South Africa’s (SA’s) FTSE/JSE Capped SWIX Index had its second-best month of the year (+3.6% MoM) in October, with strong contributions across the board, particularly from the materials stocks. Gold shares bounced back from a poor September and were up 23% in aggregate for October, taking their YTD performance to over 100%. Platinum shares rose 16% for the month and are now up 140% in aggregate YTD. Elsewhere, strong results from retailers, Clicks and Pick ‘n Pay saw their share prices rally 15% and 11% MoM, respectively. Local listings with UK exposure were buoyed at the prospect of a much-reduced risk of a no-deal Brexit, with Investec, Brait and Capital & Counties up 8%, 14% and 14%, respectively, for the month. Sasol shares also staged a small relief rally (+8% MoM) after the company released delayed results with no incremental bad news. Local Chinese-tech listing, Naspers, which has been the primary source of returns for the local market for the last few years, was the biggest drag for the month (-6% MoM), held back by a weak performance from its largest holding, Tencent (-3% MoM), and a slight de-rating after the much-hyped unbundling of EU-listed Prosus in September.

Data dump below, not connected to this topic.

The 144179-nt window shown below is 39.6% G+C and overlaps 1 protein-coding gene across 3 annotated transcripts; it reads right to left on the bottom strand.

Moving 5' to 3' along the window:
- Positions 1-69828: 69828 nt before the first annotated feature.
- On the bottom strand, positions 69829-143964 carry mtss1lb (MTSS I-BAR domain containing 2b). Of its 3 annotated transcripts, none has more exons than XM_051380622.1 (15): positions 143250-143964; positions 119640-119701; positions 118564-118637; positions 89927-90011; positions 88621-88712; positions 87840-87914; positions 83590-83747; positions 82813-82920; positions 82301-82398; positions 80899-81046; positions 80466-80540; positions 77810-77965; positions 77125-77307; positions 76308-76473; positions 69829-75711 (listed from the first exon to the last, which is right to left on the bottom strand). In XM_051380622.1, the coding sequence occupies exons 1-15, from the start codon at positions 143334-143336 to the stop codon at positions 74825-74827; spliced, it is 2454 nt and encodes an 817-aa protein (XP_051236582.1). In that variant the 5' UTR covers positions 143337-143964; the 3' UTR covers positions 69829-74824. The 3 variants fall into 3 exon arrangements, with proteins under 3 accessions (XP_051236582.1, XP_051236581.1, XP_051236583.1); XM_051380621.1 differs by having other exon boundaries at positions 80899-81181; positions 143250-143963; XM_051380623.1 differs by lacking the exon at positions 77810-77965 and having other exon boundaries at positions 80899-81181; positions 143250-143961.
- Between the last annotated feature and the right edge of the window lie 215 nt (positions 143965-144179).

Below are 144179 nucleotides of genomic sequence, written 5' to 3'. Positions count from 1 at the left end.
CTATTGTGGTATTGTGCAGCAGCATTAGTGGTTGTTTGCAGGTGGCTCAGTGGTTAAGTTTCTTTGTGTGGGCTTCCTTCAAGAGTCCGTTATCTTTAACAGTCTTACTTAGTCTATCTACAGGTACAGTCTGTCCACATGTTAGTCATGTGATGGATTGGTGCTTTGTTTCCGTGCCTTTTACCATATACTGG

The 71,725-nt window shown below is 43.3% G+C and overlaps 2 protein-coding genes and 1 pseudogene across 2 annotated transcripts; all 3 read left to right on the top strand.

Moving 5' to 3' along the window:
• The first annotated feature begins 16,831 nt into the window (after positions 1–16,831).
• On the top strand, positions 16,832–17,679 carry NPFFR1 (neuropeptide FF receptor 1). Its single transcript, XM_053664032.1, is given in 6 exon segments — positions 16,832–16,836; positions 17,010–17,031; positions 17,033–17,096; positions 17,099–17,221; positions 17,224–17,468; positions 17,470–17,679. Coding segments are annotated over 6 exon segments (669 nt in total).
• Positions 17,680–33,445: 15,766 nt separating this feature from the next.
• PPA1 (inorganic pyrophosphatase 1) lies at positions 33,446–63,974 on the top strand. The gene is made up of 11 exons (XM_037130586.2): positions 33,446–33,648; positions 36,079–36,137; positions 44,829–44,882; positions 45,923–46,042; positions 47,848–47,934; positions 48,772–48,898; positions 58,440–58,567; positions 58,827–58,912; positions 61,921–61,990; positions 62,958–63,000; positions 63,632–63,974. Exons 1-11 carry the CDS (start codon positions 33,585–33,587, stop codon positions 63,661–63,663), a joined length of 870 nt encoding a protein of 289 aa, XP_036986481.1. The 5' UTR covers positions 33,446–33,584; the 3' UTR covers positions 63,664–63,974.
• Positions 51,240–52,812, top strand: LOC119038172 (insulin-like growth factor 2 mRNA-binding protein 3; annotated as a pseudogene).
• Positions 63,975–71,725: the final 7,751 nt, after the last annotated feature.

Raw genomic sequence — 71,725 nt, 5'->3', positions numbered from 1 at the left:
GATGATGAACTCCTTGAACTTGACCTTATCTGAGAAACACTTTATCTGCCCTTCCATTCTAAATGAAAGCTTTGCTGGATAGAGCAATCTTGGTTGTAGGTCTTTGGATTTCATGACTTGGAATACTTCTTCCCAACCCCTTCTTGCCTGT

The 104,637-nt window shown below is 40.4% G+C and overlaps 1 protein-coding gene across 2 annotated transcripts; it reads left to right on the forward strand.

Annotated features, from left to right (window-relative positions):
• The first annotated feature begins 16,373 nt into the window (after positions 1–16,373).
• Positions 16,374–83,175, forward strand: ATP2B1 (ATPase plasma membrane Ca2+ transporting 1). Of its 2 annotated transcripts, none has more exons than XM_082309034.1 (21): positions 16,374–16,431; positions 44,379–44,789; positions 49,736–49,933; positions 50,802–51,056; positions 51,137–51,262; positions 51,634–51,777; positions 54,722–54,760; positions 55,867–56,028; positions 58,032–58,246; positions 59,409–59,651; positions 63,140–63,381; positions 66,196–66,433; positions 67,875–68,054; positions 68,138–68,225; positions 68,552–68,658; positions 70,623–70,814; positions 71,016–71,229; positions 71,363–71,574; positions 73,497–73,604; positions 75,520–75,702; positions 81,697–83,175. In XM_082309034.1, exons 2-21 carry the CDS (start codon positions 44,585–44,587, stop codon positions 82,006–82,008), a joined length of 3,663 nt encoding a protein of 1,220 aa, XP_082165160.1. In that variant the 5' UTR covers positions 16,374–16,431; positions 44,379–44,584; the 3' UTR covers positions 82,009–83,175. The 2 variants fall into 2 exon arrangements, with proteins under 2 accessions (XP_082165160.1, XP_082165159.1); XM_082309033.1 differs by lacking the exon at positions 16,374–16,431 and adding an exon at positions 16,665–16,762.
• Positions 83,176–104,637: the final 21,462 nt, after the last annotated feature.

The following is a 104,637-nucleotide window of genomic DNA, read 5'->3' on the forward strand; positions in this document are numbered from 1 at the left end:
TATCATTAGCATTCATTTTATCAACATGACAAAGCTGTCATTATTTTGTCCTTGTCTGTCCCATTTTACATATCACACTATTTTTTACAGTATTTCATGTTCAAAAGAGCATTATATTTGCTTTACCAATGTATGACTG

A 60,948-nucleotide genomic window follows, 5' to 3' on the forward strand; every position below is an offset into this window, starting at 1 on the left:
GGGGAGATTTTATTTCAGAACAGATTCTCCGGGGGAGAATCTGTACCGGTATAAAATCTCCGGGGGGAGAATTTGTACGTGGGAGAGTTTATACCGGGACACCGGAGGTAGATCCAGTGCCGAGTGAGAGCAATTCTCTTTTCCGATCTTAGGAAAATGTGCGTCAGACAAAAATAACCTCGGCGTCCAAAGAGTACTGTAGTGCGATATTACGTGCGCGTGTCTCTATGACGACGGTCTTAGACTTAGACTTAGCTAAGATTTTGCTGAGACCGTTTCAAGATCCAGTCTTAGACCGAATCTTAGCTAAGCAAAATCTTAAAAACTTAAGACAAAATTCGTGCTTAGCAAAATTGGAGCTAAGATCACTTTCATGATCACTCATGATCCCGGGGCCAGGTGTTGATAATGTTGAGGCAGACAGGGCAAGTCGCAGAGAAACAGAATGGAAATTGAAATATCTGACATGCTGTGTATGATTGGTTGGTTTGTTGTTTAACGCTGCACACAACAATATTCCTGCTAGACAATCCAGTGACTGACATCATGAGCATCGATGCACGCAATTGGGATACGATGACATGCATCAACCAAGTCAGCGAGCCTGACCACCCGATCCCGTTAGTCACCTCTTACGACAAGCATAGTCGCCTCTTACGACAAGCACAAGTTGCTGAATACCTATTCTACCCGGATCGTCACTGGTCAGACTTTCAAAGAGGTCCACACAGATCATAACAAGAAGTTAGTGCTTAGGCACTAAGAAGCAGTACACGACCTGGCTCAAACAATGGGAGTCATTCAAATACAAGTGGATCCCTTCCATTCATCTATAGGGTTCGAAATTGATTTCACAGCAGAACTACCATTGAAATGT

US dollar weakness helped boost emerging market (EM) currencies during the month. The rand was up 4% leading into the Medium Term Budget Policy Statement (MTBPS) and subsequently gave up most of these gains (+0.3% MoM) after Finance Minister Tito Mboweni’s speech projected a deteriorating fiscal position for the country with a lack of clarity on dealing with the problems at state-owned entities. The rand weakened 2.5% on the day and yields on the benchmark R186 government bonds spiked 0.35% on increased fears that a review of the country’s creditworthiness by Moody’s (the day after month-end) would lead to a downgrade into sub-investment grade (junk) status. SA ultimately hung onto its investment grade status, although the deteriorating fiscal trajectory was enough to cause Moody’s to put the rating on negative watch.